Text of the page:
Memoirs of Benjamin Franklin; Written by Himself. [Vol. 2 of 2] With his Most Interesting Essays, Letters, and Miscellaneous Writings; Familiar, Moral, Political, Economical, and Philosophical, Selected with Care from All His Published Productions, and Comprising Whatever Is Most Entertaining and Valuable to the General Reader

By Benjamin Franklin

Page 243

were possible, from this instance, to invent a method of
embalming drowned persons, in such a manner that they may be recalled to
life at any period, however distant; for, having a very ardent desire to
see and observe the state of America a hundred years hence, I should
prefer to any ordinary death the being immersed in a cask of Madeira
wine, with a few friends, till that time, to be then recalled to life by
the solar warmth of my dear country! But since, in all probability, we
live in an age too early and too near the infancy of science to hope to
see such an art brought in our time to its perfection, I must, for the
present, content myself with the treat which you are so kind as to
promise me, of the resuscitation of a fowl or a turkey-cock.


* * * * *


The following admirable sketch of the character of Franklin is from a
new work by Lord Brougham, recently published in London, entitled
"Statesmen in the time of George III." It has not been published in this

"One of the most remarkable men, certainly, of our times as a
politician, or of any age as a philosopher, was Franklin, who also
stands alone in combining together these two characters, the greatest
that man can sustain, and in this, that having borne the first part in
enlarging science by one of the greatest discoveries ever made, he bore
the second part in founding one of the greatest empires.

"In this truly great man everything seemed to concur that goes towards
the constitution of exalted merit. First, he was the architect of his
own fortune. Born in the humblest station, he raised himself, by his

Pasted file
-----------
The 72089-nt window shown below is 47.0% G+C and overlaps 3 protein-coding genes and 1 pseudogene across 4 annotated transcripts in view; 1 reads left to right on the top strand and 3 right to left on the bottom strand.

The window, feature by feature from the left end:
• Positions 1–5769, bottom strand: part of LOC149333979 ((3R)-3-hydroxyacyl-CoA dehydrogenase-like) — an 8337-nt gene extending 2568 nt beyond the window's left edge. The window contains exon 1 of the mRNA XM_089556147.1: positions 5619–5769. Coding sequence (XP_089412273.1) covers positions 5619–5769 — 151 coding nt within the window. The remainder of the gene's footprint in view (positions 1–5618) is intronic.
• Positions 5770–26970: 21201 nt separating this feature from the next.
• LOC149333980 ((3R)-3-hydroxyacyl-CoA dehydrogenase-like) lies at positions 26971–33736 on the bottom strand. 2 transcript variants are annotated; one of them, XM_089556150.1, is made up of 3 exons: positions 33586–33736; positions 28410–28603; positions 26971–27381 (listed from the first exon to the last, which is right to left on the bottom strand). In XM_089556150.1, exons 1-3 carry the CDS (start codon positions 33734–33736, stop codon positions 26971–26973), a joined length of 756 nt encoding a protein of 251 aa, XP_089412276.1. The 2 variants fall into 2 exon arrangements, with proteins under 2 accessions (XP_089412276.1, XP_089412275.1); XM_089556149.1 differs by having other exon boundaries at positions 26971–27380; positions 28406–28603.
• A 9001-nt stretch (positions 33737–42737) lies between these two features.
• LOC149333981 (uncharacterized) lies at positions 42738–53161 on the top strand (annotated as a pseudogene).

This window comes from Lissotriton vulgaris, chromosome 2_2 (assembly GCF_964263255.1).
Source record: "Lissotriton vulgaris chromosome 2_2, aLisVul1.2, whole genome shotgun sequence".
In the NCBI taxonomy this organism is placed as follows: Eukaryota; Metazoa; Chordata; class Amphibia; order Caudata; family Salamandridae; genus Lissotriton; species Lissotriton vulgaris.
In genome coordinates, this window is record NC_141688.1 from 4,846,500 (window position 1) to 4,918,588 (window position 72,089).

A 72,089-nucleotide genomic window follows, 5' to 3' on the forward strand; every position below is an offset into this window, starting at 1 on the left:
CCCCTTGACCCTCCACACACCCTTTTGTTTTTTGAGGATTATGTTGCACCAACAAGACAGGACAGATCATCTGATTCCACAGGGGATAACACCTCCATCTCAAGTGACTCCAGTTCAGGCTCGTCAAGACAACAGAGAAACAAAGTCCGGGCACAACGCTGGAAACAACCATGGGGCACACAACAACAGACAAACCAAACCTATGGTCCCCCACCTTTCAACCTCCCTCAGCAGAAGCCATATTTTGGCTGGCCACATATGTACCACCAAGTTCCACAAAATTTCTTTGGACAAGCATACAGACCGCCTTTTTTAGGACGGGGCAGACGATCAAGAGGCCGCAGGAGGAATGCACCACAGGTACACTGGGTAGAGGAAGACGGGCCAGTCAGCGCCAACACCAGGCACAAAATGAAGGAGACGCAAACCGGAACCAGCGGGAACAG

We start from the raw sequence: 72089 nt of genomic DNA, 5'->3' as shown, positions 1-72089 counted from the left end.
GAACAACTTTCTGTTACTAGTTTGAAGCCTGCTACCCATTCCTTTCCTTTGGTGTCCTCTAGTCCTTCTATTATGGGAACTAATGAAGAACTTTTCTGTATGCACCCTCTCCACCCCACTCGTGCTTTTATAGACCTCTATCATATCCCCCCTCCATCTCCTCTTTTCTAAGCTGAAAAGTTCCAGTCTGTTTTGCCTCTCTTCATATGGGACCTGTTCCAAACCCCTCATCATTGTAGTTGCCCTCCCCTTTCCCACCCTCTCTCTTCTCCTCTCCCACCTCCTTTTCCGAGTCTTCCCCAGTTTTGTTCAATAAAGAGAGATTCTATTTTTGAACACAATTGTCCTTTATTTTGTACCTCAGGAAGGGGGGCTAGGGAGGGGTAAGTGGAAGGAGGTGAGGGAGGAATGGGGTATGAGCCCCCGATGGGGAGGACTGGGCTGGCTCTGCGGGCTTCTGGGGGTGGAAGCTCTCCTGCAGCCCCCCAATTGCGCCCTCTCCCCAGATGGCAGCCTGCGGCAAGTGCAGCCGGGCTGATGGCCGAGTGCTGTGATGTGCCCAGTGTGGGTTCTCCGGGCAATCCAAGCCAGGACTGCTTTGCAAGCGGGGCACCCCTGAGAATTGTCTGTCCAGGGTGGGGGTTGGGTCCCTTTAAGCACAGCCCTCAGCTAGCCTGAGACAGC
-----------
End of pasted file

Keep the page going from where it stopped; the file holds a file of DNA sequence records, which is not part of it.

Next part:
talents and his industry, first, to the place in society which may be
attained with the help only of ordinary abilities, great application,
and good luck; but next, to the loftier heights which a daring and happy
genius alone can scale; and the poor printer's boy, who at one period of
his life had

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Text Comparison with Franklin's Autobiography (Eclectic English Classics)

Page 5
" It was a most important post.
Page 11
Accordingly, I was employed in cutting wick for the candles, filling the dipping mold and the molds for cast candles,[21] attending the shop, going of errands, etc.
Page 25
] Sec.
Page 31
He said I appeared a young man of promising parts, and therefore should be encouraged; the printers at Philadelphia were wretched ones; and, if I would set up there, he made no doubt I should succeed; for his part, he would procure me the public business, and do me every other service in his power.
Page 37
All this seemed very reasonable; but I had formerly been a great lover of fish, and when this came hot out of the frying pan it smelled admirably well.
Page 59
I grew convinced that truth, sincerity, and integrity in dealings between man and man were of the utmost importance to the felicity of life; and I formed written resolutions, which still remain in my journal book, to practice them ever while I lived.
Page 63
Meredith was no compositor, a poor pressman, and seldom sober.
Page 65
" "No," said he, "my father has really been disappointed, and is really unable; and I am unwilling to distress him further.
Page 73
I never doubted, for instance, the existence of the Deity; that he made the world, and governed it by his providence; that the most acceptable service of God was the doing good to man; that our souls are immortal; and that all crime will be punished, and virtue rewarded, either here or hereafter.
Page 74
" I returned to the use of this, and went no more to the public assemblies.
Page 86
I did, indeed, from time to time, put down short hints of the sentiments, reasonings, etc.
Page 101
As he proceeded I began to soften, and concluded to give the coppers.
Page 133
I have no particular interest in this affair, as, except the satisfaction of endeavoring to do good, I shall have only my labor for my pains.
Page 139
His amendment was, "for _not_ read _only_"--a small, but very material, alteration.
Page 141
Our axes, of which we had seventy, were immediately set to work to cut down trees, and, our men being dexterous in the use of them, great dispatch was made.
Page 145
Just as I was getting on horseback they came to my door, between thirty and forty, mounted, and all in their uniforms.
Page 150
He said much to me, also, of the proprietor's good disposition toward the province, and of the advantage it might be to us all, and to me in particular, if the opposition that had been so long continued to his measures was dropped, and harmony restored between him and the people; in effecting which it was thought no one could be more serviceable than myself, and I might depend on adequate acknowledgments and recompenses,.
Page 157
We were, passengers included, about forty persons.
Page 159
, that we were near our port, but a thick fog hid the land from our sight.
Page 162
Some changes were, however, recommended, and we also engaged they should be made by a subsequent law, but the Assembly did not think them necessary; for one year's.